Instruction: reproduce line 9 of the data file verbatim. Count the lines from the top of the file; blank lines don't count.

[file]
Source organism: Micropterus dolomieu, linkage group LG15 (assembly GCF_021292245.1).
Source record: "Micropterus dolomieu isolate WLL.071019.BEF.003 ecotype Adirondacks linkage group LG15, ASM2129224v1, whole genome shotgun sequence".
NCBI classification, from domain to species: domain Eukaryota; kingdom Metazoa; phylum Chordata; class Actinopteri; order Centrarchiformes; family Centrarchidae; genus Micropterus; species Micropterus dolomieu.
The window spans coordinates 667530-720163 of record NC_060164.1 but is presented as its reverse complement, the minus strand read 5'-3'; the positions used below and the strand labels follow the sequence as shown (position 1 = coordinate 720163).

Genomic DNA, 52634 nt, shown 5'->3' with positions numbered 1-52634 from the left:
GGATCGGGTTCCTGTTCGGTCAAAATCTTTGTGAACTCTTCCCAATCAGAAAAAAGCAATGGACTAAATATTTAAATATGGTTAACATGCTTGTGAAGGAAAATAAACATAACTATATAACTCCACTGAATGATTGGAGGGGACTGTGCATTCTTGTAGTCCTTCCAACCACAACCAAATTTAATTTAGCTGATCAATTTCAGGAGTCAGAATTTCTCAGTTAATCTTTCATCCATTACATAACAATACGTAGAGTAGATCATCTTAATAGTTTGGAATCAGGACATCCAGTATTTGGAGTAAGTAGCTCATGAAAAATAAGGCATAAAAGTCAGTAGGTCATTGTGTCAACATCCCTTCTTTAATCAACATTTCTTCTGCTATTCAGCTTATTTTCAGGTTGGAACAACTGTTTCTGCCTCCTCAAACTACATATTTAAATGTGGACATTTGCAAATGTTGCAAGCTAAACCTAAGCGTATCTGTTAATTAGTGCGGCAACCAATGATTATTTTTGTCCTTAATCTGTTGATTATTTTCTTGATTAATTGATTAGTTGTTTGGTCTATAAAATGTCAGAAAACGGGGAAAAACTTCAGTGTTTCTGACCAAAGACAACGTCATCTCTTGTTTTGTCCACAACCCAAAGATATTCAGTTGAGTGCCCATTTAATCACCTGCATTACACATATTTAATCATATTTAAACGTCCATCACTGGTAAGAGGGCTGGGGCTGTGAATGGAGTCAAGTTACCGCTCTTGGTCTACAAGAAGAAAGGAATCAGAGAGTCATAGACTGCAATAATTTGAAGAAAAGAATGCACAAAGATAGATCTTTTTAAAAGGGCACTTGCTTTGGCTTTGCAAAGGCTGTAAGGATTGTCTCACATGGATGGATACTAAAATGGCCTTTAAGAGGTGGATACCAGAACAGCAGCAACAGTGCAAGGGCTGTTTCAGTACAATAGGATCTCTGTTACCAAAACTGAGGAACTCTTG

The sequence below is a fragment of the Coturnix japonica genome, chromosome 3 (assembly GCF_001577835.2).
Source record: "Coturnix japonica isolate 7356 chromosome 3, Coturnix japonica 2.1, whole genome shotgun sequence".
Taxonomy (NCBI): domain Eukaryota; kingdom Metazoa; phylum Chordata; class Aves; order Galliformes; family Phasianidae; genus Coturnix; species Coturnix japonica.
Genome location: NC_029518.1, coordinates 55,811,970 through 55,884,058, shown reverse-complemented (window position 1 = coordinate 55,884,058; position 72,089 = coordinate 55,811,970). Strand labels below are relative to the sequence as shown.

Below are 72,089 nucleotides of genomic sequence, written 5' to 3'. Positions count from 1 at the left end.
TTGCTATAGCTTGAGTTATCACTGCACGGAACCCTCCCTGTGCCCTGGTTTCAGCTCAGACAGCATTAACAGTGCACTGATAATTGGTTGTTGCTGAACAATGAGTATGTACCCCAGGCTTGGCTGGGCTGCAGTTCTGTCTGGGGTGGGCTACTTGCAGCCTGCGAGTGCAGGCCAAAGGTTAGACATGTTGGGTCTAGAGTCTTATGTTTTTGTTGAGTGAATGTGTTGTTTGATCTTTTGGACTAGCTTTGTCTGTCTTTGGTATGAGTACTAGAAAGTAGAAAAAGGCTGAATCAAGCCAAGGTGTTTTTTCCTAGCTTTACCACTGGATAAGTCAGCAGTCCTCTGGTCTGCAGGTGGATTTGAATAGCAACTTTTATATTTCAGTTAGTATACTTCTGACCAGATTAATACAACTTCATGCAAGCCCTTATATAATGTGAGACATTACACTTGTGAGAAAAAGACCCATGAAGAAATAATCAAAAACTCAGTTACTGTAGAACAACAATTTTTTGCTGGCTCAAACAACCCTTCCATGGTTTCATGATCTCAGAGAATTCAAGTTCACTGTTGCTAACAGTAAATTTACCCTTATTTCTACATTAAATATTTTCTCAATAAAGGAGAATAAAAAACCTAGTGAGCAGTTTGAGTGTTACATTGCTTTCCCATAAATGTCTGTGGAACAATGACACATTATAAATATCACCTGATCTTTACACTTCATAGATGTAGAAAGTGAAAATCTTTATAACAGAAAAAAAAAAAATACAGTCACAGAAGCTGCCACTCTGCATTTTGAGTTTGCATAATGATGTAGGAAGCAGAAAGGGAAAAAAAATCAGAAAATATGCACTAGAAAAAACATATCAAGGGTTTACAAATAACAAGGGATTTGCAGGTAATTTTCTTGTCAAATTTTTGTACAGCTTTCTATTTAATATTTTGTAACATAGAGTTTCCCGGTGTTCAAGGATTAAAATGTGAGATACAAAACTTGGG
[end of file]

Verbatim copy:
Taxonomy (NCBI): domain Eukaryota; kingdom Metazoa; phylum Chordata; class Aves; order Galliformes; family Phasianidae; genus Coturnix; species Coturnix japonica.